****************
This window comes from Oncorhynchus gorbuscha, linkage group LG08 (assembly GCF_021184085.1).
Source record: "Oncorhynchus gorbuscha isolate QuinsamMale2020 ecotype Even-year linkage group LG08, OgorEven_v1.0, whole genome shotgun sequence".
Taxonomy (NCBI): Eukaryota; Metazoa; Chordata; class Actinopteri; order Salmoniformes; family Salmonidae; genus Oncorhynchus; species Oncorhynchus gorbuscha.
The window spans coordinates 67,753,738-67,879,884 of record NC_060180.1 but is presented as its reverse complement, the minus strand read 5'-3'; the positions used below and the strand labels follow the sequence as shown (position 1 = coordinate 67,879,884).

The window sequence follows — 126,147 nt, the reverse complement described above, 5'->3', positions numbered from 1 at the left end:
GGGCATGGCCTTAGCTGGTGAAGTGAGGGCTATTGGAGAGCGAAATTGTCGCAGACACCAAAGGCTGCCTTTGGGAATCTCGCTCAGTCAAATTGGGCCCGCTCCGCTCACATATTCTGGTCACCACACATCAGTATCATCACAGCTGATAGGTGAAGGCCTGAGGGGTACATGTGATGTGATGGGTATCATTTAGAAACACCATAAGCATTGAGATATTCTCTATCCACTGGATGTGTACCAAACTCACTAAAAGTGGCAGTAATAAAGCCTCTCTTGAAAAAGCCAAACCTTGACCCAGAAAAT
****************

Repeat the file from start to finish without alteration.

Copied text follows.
This window comes from Oncorhynchus gorbuscha, linkage group LG08 (assembly GCF_021184085.1).
Source record: "Oncorhynchus gorbuscha isolate QuinsamMale2020 ecotype Even-year linkage group LG08, OgorEven_v1.0, whole genome shotgun sequence".
Taxonomy (NCBI): Eukaryota; Metazoa; Chordata; class Actinopteri; order Salmoniformes; family Salmonidae; genus Oncorhynchus; species Oncorhynchus gorbuscha.
The window spans coordinates 67,753,738-67,879,884 of record NC_060180.1 but is presented as its reverse complement, the minus strand read 5'-3'; the positions used below and the strand labels follow the sequence as shown (position 1 = coordinate 67,879,884).

The window sequence follows — 126,147 nt, the reverse complement described above, 5'->3', positions numbered from 1 at the left end:
GGGCATGGCCTTAGCTGGTGAAGTGAGGGCTATTGGAGAGCGAAATTGTCGCAGACACCAAAGGCTGCCTTTGGGAATCTCGCTCAGTCAAATTGGGCCCGCTCCGCTCACATATTCTGGTCACCACACATCAGTATCATCACAGCTGATAGGTGAAGGCCTGAGGGGTACATGTGATGTGATGGGTATCATTTAGAAACACCATAAGCATTGAGATATTCTCTATCCACTGGATGTGTACCAAACTCACTAAAAGTGGCAGTAATAAAGCCTCTCTTGAAAAAGCCAAACCTTGACCCAGAAAAT